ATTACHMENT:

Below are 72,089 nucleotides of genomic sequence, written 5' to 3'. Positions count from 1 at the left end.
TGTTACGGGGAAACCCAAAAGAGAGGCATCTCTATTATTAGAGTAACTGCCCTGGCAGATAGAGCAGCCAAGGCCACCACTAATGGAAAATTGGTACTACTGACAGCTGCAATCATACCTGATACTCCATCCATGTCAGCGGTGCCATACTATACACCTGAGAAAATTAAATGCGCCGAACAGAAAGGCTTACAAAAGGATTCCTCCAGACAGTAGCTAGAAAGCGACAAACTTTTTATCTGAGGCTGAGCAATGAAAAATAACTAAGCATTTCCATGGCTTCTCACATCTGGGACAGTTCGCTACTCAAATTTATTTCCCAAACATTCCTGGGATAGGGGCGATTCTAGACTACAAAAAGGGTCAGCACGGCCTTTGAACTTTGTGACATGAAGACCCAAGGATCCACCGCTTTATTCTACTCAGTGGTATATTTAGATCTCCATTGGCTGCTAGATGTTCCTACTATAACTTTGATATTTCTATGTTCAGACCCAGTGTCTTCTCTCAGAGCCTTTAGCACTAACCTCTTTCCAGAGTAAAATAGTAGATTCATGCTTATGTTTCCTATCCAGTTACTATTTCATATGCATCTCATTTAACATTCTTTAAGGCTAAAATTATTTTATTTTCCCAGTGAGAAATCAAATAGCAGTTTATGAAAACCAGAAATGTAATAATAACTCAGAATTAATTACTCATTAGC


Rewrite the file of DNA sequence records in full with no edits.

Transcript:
Below are 72,089 nucleotides of genomic sequence, written 5' to 3'. Positions count from 1 at the left end.
TGTTACGGGGAAACCCAAAAGAGAGGCATCTCTATTATTAGAGTAACTGCCCTGGCAGATAGAGCAGCCAAGGCCACCACTAATGGAAAATTGGTACTACTGACAGCTGCAATCATACCTGATACTCCATCCATGTCAGCGGTGCCATACTATACACCTGAGAAAATTAAATGCGCCGAACAGAAAGGCTTACAAAAGGATTCCTCCAGACAGTAGCTAGAAAGCGACAAACTTTTTATCTGAGGCTGAGCAATGAAAAATAACTAAGCATTTCCATGGCTTCTCACATCTGGGACAGTTCGCTACTCAAATTTATTTCCCAAACATTCCTGGGATAGGGGCGATTCTAGACTACAAAAAGGGTCAGCACGGCCTTTGAACTTTGTGACATGAAGACCCAAGGATCCACCGCTTTATTCTACTCAGTGGTATATTTAGATCTCCATTGGCTGCTAGATGTTCCTACTATAACTTTGATATTTCTATGTTCAGACCCAGTGTCTTCTCTCAGAGCCTTTAGCACTAACCTCTTTCCAGAGTAAAATAGTAGATTCATGCTTATGTTTCCTATCCAGTTACTATTTCATATGCATCTCATTTAACATTCTTTAAGGCTAAAATTATTTTATTTTCCCAGTGAGAAATCAAATAGCAGTTTATGAAAACCAGAAATGTAATAATAACTCAGAATTAATTACTCATTAGC